Back in January, I attempted to start running. It was a difficult start and continues to be a challenging pursuit. On the first day, I could only run a quarter mile before I had to start walking. I gradually improved my distance to a mile. Unfortunately, I began to have shin pain, so I took a break for two weeks.

I restarted slowly again and was able to gradually increase my distance to a mile and a quarter. I stayed there for quite awhile, because I was often carried away with cross training in gardening.

My friend recommended that at the end of my mile and a quarter, I continue walking for the additional distance I hoped to soon run. I took her advice mostly. I must admit I replaced the exhortation “walk quickly” with “keep walking and don’t pass out.”

This morning, I ran for a mile and a half. I am now almost half way to my goal of being able to run the 5k turkey trot on Thanksgiving.

Yesterday, Zeke and I went out into the backyard to admire the sunflower seedlings growing in the garden. It started to rain, so I told Zeke we needed to run back to the house. He took off at a sprint and I followed at my slow trot. When he realized he had out paced me, he turned around and said, “Mommy, since I’m faster, hold my hand and I’ll help you.” I grabbed hold of his hand and he pulled me along with him.

My husband is also surprisingly supportive of my pursuit. He no longer runs next to me chanting “on your left…sick call…AWOL…can’t be…like me.”

May 19 2010

On The Path To Crazy Rose Lady

Posted by Mugs @ 1:26 pm in Family,Nature Print This Post Print This Post

Because the roses are in full bloom here in Virginia, the rose lady, whose garden opens officially May 29th, graciously opened her garden for tours this past Sunday afternoon. I was originally scheduled to do several other things Sunday afternoon. Thankfully, my husband was ever so gracious to handle all those things so that I could walk amongst the roses.

We drove two cars, so Dale and the kids could  stay for a short time and I could stay for a long time. As the other garden visitors walked and sat amongst the roses attempting to enjoy the beautiful and peaceful scene, my kids ran around yelling, screaming, and playing a ridiculous game called ninja where they periodically slapped one another. Dale was playing too. He thinks this is a great game.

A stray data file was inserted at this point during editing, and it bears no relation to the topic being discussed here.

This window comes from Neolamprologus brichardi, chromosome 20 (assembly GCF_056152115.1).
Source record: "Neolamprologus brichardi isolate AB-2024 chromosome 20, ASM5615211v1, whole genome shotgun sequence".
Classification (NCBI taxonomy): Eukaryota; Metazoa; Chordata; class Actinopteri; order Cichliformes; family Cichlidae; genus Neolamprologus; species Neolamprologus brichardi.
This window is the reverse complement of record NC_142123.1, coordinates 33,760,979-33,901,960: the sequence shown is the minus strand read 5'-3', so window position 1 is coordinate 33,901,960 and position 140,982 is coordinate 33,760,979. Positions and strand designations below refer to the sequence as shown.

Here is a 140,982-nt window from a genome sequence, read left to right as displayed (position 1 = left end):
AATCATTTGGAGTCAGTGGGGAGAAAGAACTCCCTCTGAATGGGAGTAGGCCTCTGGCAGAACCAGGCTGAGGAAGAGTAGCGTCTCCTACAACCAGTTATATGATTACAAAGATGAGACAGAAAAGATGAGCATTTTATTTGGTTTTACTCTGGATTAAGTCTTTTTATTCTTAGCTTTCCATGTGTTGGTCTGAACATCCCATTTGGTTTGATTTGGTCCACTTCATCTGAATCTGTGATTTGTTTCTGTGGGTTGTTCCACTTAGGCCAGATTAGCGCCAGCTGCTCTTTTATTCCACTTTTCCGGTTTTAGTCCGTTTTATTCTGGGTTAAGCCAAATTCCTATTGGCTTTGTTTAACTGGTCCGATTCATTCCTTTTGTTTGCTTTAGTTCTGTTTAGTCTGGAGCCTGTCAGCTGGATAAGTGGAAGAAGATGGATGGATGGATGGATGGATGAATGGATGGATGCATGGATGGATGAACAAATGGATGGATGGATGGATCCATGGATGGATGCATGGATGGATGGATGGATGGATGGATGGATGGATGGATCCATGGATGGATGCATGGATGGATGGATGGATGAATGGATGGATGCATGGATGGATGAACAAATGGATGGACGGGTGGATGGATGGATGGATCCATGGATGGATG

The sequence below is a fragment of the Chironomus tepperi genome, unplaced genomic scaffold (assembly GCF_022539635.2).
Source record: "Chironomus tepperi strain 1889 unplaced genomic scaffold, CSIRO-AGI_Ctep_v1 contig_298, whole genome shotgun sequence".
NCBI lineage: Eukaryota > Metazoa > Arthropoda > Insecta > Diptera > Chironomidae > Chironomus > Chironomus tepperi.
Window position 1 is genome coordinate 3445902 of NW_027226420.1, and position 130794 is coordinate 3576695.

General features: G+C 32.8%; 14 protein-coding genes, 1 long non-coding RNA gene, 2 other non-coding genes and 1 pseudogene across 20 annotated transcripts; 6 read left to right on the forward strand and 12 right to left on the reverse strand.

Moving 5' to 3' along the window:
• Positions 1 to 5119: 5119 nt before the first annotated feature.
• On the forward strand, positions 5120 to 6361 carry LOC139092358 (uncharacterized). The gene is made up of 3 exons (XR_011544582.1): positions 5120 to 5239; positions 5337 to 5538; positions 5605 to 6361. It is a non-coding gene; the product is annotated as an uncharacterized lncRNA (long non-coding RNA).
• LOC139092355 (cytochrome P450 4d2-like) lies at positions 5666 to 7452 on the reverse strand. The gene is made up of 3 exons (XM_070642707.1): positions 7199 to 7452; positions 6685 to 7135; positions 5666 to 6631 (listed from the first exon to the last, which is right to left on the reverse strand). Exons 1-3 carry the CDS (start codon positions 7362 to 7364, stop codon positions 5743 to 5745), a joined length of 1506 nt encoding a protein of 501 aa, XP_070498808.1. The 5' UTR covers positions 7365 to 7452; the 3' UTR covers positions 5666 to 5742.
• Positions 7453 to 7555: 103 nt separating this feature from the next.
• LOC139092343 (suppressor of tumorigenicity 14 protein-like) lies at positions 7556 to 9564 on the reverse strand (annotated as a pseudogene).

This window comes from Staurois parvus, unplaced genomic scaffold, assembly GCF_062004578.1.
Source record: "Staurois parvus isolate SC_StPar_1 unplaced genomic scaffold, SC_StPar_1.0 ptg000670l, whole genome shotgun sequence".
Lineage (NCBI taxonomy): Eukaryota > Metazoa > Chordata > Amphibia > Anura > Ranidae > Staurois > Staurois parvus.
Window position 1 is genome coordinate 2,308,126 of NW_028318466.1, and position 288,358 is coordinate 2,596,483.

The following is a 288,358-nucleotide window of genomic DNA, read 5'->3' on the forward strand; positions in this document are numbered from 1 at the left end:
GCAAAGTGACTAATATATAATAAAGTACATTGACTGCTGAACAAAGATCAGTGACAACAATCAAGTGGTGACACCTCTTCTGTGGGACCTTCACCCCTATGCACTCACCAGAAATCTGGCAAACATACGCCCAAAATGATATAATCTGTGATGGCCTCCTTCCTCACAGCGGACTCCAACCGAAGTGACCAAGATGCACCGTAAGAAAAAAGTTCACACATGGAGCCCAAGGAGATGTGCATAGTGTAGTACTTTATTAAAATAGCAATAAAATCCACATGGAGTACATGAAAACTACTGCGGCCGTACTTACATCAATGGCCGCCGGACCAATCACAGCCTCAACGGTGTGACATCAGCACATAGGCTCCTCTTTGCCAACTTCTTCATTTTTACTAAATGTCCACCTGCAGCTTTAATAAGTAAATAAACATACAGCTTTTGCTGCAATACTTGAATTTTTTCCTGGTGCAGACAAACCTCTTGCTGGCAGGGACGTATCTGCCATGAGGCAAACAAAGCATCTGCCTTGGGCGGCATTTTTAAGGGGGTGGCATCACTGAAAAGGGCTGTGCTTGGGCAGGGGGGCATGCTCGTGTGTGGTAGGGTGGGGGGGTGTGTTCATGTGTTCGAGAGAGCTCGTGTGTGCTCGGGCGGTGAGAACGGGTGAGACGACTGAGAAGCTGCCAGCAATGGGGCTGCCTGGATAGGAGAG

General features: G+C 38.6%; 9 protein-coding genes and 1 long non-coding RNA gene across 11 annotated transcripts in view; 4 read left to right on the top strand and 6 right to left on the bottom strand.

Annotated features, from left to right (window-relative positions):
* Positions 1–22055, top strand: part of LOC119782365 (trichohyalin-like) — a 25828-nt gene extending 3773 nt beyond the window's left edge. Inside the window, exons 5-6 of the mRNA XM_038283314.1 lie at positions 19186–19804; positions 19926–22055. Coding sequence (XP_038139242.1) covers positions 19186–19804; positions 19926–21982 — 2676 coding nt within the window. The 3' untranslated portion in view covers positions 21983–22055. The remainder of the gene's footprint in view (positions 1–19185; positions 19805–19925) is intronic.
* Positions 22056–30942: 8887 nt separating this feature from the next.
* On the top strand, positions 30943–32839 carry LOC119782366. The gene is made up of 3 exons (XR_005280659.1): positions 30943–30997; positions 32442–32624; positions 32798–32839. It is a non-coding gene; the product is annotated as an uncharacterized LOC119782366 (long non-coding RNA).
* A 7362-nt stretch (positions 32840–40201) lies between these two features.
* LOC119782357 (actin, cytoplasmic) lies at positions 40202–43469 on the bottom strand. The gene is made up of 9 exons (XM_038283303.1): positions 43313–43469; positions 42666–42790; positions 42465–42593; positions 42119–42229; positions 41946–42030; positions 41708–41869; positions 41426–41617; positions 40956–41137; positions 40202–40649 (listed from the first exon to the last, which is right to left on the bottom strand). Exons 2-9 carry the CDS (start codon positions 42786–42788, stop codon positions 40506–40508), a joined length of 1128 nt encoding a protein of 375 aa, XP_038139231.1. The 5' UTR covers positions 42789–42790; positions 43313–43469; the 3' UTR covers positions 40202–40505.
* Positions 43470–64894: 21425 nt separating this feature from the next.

For a time, Abby actually looked at the roses and Gabe was very helpful in climbing underneath the thorny bushes to unearth the name of the rose from the tag. After a short while, they left to eat crummy food and endure poor service at IHOP. I stayed with the roses and stayed and stayed and stayed. When the tours officially ended, I was still there.

I had brought with me a 28 page list that I  printed out from the rose lady’s website which lists the more than 600 roses she owns. As I walked along, I would write down words next to the rose name in an attempt to describe some of them. I wrote words such as massive, healthy, fabulous, breathtaking, huge, full, amazing scent, compact, fat blooms, full of buds, love it, fetching, pretty, giant, bright, beautiful, covered in blooms, tall, and wow.

So many unique and wonderful roses of all types antique and modern. There were many roses I had never seen before and many shapes, sizes, and colors that took me by surprise. My first time through, I read the name of each rose and studied the plant. I looked, considered and pondered my way about. Thinking and considering, planning and scheming. Imagining giant structures my husband could build me in the back yard.

The second time through, I took photos, photos, and more photos. Suddenly, time was up and I should have gone, but I wanted to make sure the rose lady remembered to set aside for me two of the roses she had grown from cuttings. When she looked at the little plants, she said I could take them already and gave me instructions on their care. I opened my wallet to pay and realized to my joyful surprise I had enough money for one more rose. The decision on which rose, of course, could not be made quickly and I found myself getting a tour of the greenhouse.

During my earlier hours of walking about, I happened upon a rose guy who informed me of the progression I would soon follow. First, you start out just buying some rose you see at a home improvement store. Next, you begin ordering roses from far away and hunting for the rose you just have to have. After this, you begin taking cuttings and swapping roses with fellow rose lovers. Finally, you find yourself inundated with roses and you know you must start giving roses away because you have way too many.

Unfortunately, I may be on the path to Crazy Rose Lady. Luckily for me, it is a lovely path indeed.